Definitions

from The American Heritage® Dictionary of the English Language, 5th Edition.

  • noun The middle of the winter.
  • noun The period of the winter solstice, on or about December 22 in the Northern Hemisphere.

from The Century Dictionary.

  • noun The middle or depth of winter; the usual time of greatest winter cold; specifically, in English literature (winter being reckoned from the 1st of November in Great Britain), the period of the winter solstice, the 21st or 22d of December (which is astronomically the beginning of winter).

from the GNU version of the Collaborative International Dictionary of English.

  • noun The middle of winter.

from Wiktionary, Creative Commons Attribution/Share-Alike License.

  • noun The middle of winter.
  • noun The winter solstice; about December 21st or 22nd.

from WordNet 3.0 Copyright 2006 by Princeton University. All rights reserved.

  • noun the middle of winter

Etymologies

from Wiktionary, Creative Commons Attribution/Share-Alike License

mid- +‎ winter

Examples

  • I recall her coming in midwinter from the frozen village where she lived.

    The Promised Land

  • Between the flak, the searchlights, the night fighters and the freezing, airless cold at twenty-thousand feet, bombing Germany in midwinter is no joke at all - but with some of the friends he’s got, pilot Ken Harding might not even need any enemies.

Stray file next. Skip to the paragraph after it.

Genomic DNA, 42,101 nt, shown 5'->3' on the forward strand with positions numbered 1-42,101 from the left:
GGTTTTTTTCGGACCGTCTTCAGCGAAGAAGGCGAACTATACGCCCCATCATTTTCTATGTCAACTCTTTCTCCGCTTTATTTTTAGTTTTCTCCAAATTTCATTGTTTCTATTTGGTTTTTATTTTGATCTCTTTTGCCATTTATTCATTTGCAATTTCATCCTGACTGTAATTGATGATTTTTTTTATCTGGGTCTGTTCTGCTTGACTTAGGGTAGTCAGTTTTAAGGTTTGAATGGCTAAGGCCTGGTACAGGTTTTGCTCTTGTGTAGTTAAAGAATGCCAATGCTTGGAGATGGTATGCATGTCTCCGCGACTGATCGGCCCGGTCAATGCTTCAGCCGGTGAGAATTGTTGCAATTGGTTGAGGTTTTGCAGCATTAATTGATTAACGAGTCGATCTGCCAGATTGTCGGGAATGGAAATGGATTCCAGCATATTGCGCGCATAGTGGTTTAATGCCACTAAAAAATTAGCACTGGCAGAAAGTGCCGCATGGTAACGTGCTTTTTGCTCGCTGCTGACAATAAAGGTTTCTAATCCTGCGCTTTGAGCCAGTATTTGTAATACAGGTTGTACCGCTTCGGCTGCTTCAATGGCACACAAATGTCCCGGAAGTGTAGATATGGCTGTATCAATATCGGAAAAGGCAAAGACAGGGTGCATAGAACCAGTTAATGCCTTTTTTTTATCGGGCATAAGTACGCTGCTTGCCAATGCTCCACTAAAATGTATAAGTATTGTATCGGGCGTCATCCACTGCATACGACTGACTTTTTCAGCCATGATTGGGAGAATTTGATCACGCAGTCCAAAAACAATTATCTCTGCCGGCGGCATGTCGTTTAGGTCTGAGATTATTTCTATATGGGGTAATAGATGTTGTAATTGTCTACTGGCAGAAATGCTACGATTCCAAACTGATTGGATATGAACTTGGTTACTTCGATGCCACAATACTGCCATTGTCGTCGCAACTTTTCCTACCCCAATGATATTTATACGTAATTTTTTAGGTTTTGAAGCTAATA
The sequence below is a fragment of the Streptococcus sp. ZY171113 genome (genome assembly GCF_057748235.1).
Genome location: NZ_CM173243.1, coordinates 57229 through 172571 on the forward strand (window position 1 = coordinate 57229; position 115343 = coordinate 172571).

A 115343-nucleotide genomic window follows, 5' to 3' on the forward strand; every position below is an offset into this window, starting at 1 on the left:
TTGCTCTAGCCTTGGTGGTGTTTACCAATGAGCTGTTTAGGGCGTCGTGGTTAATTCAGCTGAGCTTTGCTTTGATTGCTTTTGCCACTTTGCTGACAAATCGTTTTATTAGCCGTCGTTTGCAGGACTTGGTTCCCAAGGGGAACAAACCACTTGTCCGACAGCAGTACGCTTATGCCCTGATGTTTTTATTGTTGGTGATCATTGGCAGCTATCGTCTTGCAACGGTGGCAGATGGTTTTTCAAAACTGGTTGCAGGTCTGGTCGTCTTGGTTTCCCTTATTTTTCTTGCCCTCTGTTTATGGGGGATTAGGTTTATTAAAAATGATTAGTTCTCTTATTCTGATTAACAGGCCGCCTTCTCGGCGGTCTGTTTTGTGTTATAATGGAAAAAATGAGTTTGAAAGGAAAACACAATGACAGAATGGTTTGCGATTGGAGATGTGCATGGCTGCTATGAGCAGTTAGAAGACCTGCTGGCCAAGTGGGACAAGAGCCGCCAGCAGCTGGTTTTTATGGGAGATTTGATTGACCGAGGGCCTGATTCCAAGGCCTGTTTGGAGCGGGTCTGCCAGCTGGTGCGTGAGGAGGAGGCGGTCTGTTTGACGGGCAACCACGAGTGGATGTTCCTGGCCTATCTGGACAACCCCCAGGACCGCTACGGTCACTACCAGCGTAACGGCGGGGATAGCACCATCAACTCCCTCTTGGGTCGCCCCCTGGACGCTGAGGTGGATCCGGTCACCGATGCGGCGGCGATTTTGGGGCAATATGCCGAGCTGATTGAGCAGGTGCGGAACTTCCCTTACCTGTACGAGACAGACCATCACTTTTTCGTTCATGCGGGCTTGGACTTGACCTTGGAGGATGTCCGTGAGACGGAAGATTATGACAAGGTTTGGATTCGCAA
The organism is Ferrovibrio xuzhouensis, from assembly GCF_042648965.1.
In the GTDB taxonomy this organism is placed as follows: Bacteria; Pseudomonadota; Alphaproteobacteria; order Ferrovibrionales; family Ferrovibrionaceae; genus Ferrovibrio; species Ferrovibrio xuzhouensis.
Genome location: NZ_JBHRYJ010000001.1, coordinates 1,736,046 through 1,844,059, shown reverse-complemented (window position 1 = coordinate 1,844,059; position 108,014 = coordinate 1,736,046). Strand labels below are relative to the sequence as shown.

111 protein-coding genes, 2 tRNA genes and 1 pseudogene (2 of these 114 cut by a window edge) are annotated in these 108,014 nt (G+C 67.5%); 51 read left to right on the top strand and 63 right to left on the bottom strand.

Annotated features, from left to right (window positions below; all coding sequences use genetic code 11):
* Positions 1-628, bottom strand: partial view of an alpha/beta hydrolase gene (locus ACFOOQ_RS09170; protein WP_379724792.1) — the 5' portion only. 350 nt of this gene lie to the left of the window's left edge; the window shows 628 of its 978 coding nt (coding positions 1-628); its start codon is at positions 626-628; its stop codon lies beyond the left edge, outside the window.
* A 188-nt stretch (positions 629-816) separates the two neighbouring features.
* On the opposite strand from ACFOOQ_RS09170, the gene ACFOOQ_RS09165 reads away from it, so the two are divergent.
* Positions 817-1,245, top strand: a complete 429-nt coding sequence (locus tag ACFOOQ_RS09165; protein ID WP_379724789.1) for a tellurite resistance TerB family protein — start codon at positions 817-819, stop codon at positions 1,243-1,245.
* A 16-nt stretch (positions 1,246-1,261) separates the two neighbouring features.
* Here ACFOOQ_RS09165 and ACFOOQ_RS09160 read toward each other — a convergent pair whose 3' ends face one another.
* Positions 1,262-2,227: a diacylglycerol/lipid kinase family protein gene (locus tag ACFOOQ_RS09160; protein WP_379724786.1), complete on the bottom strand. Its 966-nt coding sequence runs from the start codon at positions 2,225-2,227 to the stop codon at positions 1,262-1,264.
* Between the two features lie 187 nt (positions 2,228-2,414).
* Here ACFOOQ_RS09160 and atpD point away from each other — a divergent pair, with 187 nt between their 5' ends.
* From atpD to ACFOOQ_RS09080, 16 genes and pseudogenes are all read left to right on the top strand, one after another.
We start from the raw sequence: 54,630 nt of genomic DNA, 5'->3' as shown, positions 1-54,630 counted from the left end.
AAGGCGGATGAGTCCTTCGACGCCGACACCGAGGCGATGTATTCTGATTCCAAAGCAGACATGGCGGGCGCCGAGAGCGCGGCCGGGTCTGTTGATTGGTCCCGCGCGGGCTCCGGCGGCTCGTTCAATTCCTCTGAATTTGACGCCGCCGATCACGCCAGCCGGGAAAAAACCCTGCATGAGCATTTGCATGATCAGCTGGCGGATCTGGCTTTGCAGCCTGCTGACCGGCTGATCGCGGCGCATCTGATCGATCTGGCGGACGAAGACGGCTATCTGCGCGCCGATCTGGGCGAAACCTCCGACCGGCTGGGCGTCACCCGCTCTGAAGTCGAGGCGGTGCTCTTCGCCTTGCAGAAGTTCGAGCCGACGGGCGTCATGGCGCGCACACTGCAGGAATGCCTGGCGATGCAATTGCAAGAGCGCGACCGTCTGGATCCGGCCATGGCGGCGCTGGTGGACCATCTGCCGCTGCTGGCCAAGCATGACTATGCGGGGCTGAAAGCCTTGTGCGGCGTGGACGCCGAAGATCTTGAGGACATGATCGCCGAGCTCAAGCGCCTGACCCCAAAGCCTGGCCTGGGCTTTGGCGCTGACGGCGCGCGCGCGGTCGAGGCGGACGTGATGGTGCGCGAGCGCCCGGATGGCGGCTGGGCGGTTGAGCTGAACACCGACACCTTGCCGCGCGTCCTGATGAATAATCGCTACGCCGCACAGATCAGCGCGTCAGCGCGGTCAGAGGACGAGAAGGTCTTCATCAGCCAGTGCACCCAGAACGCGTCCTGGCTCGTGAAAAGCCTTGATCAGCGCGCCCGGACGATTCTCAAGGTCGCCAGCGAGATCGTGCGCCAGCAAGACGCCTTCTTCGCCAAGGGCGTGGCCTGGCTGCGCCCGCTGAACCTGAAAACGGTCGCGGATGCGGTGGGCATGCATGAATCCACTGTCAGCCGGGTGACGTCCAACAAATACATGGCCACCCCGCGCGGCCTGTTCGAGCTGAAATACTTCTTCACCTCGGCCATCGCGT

Dynamite Comics for January 2010 | Major Spoilers - Comic Book Reviews and News

  • The year turns and does not know what to be, hovers in midwinter waiting for someone to show it how to bud and break forth into colour and life once more.

    skittledog: January

  • Under the sun or the stars, at high noon or at midnight, in midwinter or in midsummer, it does not matter when, it is always the same temperature -- not too warm, not too cold, just right.

    Jack London:Surfing in Hawaii

  • Three months afterward, in midwinter, he smote the north shore of the Mediterranean from Gibraltar to Greece in the same stupefying manner.

    THE ENEMY OF ALL THE WORLD

  • The year turns and does not know what to be, hovers in midwinter waiting for someone to show it how to bud and break forth into colour and life once more.

    Susannah's Journal

  • The new finds at Durrington Walls, two miles northeast of the stone circle, indicate that the entire region was a large religious complex where the early Britons gathered in midwinter for raucous feasts and solemn ceremonies before sending their deceased on a voyage to the afterlife.

    Stonehenge…where the party animals go! …Er, went. | Diane Duane's weblog: "Out of Ambit"

  • "Once a bastion of difficulty and high seriousness - an identity that suited an event held in midwinter in a city with a vexed, often grim history - the Berlinale, which began last Thursday and concludes with awards on Sunday - has grown into something bigger, more varied and perhaps less distinctive," writes AO Scott in the New York Times.

    GreenCine Daily: Berlinale, 2/15.

  • But it took only a few minutes of actually reading the texts of these manuals (which are often published in midwinter to serve the many brides planning June campaigns) to bring me to my senses.

    The Wedding Merchants

  • But it took only a few minutes of actually reading the texts of these manuals (which are often published in midwinter to serve the many brides planning June campaigns) to bring me to my senses.

    The Wedding Merchants

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